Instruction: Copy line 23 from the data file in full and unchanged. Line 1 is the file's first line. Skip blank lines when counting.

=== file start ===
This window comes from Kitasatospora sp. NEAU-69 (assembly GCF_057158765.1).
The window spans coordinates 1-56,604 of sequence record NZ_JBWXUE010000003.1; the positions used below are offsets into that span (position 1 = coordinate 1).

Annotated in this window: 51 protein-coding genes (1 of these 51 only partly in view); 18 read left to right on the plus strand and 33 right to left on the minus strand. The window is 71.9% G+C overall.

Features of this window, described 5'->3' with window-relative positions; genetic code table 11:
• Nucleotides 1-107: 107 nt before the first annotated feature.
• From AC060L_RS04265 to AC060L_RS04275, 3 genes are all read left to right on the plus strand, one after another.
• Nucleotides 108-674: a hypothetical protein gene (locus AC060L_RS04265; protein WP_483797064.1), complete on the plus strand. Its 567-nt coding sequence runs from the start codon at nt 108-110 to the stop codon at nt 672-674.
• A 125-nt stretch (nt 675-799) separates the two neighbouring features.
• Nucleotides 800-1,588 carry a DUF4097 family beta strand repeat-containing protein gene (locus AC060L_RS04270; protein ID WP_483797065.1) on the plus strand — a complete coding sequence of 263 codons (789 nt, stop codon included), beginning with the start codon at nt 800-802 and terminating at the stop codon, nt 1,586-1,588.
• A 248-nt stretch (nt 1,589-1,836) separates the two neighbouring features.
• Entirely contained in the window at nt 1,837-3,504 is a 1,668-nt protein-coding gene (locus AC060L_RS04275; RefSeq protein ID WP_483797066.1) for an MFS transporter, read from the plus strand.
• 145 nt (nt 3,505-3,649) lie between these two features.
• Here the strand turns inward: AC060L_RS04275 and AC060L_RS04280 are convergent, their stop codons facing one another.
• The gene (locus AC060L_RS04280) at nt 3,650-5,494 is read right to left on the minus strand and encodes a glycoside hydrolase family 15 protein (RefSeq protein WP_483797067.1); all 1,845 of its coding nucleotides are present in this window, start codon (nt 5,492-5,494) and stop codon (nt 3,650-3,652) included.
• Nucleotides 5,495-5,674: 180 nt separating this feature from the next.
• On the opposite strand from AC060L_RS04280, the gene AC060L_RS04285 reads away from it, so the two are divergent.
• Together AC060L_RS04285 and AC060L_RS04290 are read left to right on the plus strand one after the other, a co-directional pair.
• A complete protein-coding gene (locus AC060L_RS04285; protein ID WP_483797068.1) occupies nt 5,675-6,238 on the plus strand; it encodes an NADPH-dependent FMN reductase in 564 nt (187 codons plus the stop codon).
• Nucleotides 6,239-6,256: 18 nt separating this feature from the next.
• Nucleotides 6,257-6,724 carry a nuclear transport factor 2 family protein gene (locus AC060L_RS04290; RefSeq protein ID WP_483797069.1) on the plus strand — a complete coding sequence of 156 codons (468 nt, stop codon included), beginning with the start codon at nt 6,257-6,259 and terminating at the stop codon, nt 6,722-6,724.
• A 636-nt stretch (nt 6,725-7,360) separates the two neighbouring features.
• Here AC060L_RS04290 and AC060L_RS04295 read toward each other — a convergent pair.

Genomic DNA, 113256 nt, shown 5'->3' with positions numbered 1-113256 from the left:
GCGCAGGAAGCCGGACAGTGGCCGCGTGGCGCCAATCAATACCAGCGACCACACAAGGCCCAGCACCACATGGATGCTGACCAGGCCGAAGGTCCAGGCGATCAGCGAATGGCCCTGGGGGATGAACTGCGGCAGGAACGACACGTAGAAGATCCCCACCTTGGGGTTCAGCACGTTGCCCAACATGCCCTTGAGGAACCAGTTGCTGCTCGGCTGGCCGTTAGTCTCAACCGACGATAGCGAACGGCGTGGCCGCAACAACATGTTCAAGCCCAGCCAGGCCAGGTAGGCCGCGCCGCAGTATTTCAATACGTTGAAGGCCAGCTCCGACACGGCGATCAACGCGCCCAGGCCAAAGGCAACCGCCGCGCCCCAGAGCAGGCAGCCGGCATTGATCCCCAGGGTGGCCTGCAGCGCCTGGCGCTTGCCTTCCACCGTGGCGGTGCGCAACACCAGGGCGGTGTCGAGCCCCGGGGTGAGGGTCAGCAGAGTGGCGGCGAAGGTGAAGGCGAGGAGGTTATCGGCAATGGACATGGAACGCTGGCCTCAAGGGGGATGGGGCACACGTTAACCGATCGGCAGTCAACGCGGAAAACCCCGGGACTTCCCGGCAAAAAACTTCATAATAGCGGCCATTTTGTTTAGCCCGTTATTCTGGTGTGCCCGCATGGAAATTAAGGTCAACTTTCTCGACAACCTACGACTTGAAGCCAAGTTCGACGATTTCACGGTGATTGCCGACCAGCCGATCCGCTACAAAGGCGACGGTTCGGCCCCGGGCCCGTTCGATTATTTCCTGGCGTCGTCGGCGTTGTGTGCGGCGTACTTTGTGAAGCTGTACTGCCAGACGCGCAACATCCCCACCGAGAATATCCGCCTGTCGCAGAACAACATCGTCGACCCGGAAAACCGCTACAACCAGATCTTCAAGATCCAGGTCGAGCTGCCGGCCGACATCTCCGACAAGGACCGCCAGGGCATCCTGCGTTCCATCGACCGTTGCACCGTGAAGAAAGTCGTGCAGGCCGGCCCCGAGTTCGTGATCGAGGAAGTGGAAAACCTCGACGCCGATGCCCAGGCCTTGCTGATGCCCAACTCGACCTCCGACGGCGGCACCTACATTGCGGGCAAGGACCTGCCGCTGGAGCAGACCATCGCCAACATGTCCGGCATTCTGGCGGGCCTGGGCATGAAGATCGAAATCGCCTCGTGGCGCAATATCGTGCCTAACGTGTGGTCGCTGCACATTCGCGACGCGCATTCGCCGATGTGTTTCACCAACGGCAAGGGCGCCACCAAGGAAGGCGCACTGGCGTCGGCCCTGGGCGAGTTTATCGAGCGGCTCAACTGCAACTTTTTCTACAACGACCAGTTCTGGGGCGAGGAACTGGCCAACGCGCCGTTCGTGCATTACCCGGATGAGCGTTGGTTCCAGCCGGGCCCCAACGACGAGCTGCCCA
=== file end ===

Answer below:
Genomic DNA, 113256 nt, shown 5'->3' with positions numbered 1-113256 from the left: